February 14, 2016

Gingrich attacks “big city” critics of ethanol (Audio)

Former House Speaker Newt Gingrich today dismissed the “big city” critics of corn-based ethanol and suggested the biofuels industry will be able to “stand on its own” without federal subsidies once all autos are “flexible-fuel” vehicles.

Gingrich was the keynote speaker at the Iowa Renewable Fuels Association Summit in Des Moines. “If we kept $400 billion a year at home that is currently going out of the United States to buy energy, we would be dramatically better off,” Gingrich said. “And, frankly, I would rather have the next building boom in Des Moines than in Dubqi so I think we ought to have a policy that focuses on it.”

Gingrich attacked critics of ethanol, saying a recent Wall Street Journal editorial on the subject was “flat out wrong.” 

“I don’t mind people having an honest argument about ideology, but they ought to at least use facts that are accurate,” Gingrich said. “…This is an interest group fight in which a number of very sophisticated, big interest groups have set up a myth and are busy actively propagating the myth, but the truth is it hurts the farmer.  It hurts rural America and it’s fundamentally unfair to America’s future.”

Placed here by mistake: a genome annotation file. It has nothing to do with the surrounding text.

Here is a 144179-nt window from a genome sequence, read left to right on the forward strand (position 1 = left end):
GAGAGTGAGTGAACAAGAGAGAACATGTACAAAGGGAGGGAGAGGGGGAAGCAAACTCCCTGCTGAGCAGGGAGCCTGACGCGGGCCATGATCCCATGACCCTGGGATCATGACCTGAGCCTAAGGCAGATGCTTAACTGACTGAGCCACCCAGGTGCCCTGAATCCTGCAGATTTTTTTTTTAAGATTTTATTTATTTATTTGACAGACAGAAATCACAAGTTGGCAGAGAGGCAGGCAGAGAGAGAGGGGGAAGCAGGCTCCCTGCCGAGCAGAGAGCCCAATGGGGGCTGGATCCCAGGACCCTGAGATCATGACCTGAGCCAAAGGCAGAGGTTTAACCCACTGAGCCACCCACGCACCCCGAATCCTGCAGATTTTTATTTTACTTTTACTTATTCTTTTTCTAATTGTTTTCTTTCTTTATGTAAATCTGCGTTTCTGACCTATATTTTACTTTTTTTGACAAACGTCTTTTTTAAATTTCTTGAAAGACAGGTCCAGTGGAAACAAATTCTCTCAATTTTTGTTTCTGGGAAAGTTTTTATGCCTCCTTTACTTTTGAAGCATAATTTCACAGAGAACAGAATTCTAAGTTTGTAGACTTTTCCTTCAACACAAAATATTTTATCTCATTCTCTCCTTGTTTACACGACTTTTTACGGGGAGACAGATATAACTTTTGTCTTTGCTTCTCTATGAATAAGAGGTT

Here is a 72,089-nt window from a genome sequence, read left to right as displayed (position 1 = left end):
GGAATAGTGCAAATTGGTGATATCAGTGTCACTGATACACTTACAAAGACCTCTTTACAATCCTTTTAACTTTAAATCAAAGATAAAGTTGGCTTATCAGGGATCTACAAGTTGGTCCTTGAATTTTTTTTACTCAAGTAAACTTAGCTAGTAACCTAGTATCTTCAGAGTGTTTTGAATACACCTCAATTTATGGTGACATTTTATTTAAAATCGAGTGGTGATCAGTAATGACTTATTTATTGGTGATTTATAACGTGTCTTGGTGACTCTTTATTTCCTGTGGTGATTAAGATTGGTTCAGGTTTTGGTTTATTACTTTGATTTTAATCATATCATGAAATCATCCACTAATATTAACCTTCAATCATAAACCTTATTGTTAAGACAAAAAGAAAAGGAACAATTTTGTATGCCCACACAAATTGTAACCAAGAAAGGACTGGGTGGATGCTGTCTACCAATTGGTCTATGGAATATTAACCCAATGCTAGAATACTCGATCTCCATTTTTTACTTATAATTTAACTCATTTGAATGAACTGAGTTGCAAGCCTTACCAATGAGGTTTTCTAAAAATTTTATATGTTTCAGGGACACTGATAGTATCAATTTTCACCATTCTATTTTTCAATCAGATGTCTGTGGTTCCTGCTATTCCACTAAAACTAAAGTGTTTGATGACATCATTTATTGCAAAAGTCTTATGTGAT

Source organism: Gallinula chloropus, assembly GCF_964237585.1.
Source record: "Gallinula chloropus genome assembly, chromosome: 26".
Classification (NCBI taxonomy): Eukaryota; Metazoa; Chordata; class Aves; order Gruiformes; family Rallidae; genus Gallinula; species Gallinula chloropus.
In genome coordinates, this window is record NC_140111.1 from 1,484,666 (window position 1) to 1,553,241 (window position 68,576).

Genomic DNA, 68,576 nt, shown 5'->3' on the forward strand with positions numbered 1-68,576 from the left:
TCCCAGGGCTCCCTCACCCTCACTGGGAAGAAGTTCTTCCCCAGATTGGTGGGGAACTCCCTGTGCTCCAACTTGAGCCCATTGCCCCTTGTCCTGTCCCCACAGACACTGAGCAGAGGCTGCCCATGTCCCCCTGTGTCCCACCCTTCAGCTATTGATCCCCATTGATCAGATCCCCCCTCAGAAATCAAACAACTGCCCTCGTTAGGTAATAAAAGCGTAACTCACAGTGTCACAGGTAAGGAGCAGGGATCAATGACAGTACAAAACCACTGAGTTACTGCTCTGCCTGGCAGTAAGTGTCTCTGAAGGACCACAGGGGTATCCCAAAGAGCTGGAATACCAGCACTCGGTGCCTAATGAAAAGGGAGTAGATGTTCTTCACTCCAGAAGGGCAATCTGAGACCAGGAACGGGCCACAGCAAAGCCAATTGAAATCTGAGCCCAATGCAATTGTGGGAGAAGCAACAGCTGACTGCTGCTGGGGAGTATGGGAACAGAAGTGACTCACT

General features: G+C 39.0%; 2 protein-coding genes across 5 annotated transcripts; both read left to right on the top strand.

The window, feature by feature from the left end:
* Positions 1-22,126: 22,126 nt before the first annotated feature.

Gingrich called for new federal regulations to ensure every vehicle made in the U.S. is able to run on ethanol or methane. Gingrich told reporters after his speech that he does not support extension of the federal tax create for ethanol fuel “beyond this year.”  

“If they’re prepared to insist on a flex-fuel vehicle and every car in America’s capable of buying ethanol, I think the industry can stand on its own,” Gingrich said. 

Gingrich has indicated he will announce by March 1st if he intends to seek the G.O.P.’s 2012 presidential nomination. Gingrich joked about one of the themes of President Obama’s State of the Union speech this evening.  Gingrich wrote a book titled “Winning the Future” and Gingrich told the audience he’ll send out a newsletter tomorrow evaluating the president’s proposals and comparing them with those outlined in his own 2005 book.

Listen to Gingrich’s speech here:  Gingrich 27:38 MP3

Listen to Gingrich with reporters after the speech: Gingrich post speech 3:17 MP3

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